II Chronicles 21-24: A rough patch for Judah.

November 10, 2015.

Daily Reading: II Chronicles 21-24.

Background: II Chronicles 16-20.

Concepts and Connections.

Chapter 21

Jehoram: After the death of Jehoshaphat, his firstborn son Jehoram assumed the throne in his place. When he took the throne, he killed his brothers and some of the princes of Israel to establish his reign. Jehoram did not do what was right in the sight of the Lord, but rather reigned wickedly and poorly. It seems that Jehoshaphat’s alliance with Ahab had a bad influence on his son, as Jehoram was married to Ahab’s daughter, who influenced him to walk in the ways of the kings of Isreal. He made high places and led the people into idolatry and whoredom, doing many wicked things in the sight of the Lord. Elijah was sent to him to speak against him, telling him of his demise that the Lord was bringing on him for all of his iniquity, for walking in the way of the kings of Israel and enticing the people of Judah to sin. In his day Edom, the Philistines and the Arabians revolted/were stirred up against Jehoram, and eventually all his sons, save one, are killed. Note the providence of God here, that though Jehoram did not walk in His ways, the Lord was faithful to the covenant He made with David and spared a son to sit on the throne. Jehoram, however, did receive his punishment, an incurable disease in his bowels which would cause him to die in great agony. Note how terrible of a king Jerhoram was, that the record says when he died no one regretted his death. The people would not even bury him in the tombs of the kings. Let us not follow in his footsteps.

Chapter 22

Ahaziah and Athaliah: After the death of Jehoram, Ahaziah his youngest son (called Jehoahaz in the previous chapter) was put on the throne to reign in his place. He too did what was evil in the sight of the Lord, for he took counsel from his mother Athaliah, who was the granddaughter of Omri, a wicked king of Israel (see I Kings 16:21-28). He also follows the bad counsel of the counselors of the house of Ahab to go to war with Hazael of Syria, who wounded him badly. Take note here of what bad counsel can do, and avoid it. The Lord had appointed Ahaziah’s list to Joram in Israel to be his demise, for He had set Jehu the son of Nimshi to destroy the house of Ahab. During Ahaziah’s visit, Jehu would fulfill this prophecy and kill Ahaziah in the process (see II Kings 9). When Athaliah the mother of Ahaziah saw that her son was dead, she killed the royal family and assumed the throne herself (see II Kings 11:1-3). Fortunately, the daughter of Ahaziah took Joash, the son of Ahaziah, and hid him from Athaliah in the house of God, and thus the line of David would not be cut off. Joash was hidden in the house of God for six years while Athaliah reigned.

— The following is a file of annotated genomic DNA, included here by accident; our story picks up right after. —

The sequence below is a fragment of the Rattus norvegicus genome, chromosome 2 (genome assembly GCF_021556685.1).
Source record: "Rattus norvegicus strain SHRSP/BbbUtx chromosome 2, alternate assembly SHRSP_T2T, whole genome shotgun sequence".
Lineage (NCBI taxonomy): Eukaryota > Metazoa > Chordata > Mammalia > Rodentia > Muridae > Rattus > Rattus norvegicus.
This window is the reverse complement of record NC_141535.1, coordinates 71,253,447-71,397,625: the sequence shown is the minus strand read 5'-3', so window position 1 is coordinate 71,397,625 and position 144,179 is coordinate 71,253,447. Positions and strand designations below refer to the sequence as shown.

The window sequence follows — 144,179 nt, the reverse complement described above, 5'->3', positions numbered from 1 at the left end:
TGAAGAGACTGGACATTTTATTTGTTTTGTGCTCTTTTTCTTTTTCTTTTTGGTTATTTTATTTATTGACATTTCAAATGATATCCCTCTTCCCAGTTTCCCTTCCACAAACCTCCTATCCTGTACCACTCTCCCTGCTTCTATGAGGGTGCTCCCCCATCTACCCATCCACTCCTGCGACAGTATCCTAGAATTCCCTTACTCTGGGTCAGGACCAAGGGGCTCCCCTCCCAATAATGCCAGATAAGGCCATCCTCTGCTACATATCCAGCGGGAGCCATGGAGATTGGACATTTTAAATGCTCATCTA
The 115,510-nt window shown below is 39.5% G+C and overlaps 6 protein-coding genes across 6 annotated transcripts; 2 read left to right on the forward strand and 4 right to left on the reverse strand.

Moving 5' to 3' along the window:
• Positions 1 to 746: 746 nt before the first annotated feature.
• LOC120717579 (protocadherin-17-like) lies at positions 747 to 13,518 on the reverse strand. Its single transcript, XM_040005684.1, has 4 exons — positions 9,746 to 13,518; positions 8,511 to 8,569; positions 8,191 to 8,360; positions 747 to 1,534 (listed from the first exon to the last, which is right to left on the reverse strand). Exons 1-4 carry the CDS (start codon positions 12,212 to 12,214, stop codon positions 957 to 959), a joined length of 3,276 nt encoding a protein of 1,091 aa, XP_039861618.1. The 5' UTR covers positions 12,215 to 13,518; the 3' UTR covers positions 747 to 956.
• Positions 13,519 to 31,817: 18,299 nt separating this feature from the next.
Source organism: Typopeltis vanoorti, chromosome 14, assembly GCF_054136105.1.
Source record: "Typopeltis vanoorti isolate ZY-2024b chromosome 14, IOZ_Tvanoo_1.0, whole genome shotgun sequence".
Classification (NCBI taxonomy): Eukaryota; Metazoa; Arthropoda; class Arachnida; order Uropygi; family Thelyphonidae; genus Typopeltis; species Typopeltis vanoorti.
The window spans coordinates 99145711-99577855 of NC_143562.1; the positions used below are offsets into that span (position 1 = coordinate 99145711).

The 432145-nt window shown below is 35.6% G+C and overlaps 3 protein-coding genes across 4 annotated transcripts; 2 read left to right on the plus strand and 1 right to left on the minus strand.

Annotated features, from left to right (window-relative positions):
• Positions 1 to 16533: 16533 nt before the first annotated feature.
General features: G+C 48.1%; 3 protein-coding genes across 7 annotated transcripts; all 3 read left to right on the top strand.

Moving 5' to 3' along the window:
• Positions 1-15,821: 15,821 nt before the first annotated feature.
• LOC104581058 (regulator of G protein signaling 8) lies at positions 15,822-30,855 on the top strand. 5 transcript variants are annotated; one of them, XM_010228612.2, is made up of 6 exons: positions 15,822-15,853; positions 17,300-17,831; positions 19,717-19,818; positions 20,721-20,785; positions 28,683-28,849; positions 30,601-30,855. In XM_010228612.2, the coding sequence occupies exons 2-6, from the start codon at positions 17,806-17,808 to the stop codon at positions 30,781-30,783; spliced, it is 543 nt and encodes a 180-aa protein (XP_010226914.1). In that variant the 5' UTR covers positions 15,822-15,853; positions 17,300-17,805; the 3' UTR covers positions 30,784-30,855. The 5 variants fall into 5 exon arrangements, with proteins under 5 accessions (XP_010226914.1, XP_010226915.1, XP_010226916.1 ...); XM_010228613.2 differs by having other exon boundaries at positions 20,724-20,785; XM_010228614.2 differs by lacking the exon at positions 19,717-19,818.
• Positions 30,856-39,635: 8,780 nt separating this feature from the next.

Chapter 23

Joash and Jehoiada: For notes on this chapter, see notes on II Kings 11. Note here Jehoiada’s reforms and commitment to the ways of the Lord. He is the major player in this chapter for the reform of Judah, stepping up and organizing the people to establish Joash as king and dethrone Athaliah. He is an example of a leader who had his heart set on the Lord, generating the momentum for religious reform in Judah.

Chapter 24

Joash’s reign: Whereas the previous chapter focused more on Jehoiada’s organization and reform, this chapter focuses on the reign of Joash. Note here that the text mentions multiple times a phrase similar to “did what was right all the days of Jehoiada the priest.” It is clear that Jehoiada was the driving force behind the reform in Judah, though Joash is the one who sets into motion and drives the restoration of the house of the Lord. He gathers the priests and Levites and charges them to repair the house quickly. The Levites, however do not repair it quickly, and Joash rebukes Jehoiada and enforces the tax that Moses levied of the people in Exodus 30:12-16 in order to raise money to repair the temple. Much money is collected and used to pay the workers who skillfully repair the temple, and the excess is used to make the utensils of the temple. After it was repaired, regular burnt offerings ere offered in the house of the Lord, again, all the days of Jehoiada. However, when Jehoiada died an old man and full of days, Judah departed from the Lord to set up and worship other gods. Without Jehoiada’s leadership, the people quickly fell away, though prophets were sent to them to bring them back. The Spirit of God then clothed Zechariah, the son of Jehoiada, to speak against the people and the king for their iniquity, which resulted in his death by stoning commissioned by Joash himself. Because of their departure from the Lord, the Syrians were brought against them and the Lord gave Judah into their hands, though they had come with few men. After Joash was wounded, his servants conspired against him and killed him, and he wasn’t buried in the tombs of the kings. Amaziah his son reigned in his place.

Tomorrow’s Reading: Psalm 120-122.

Faith is a journey.

-Walter

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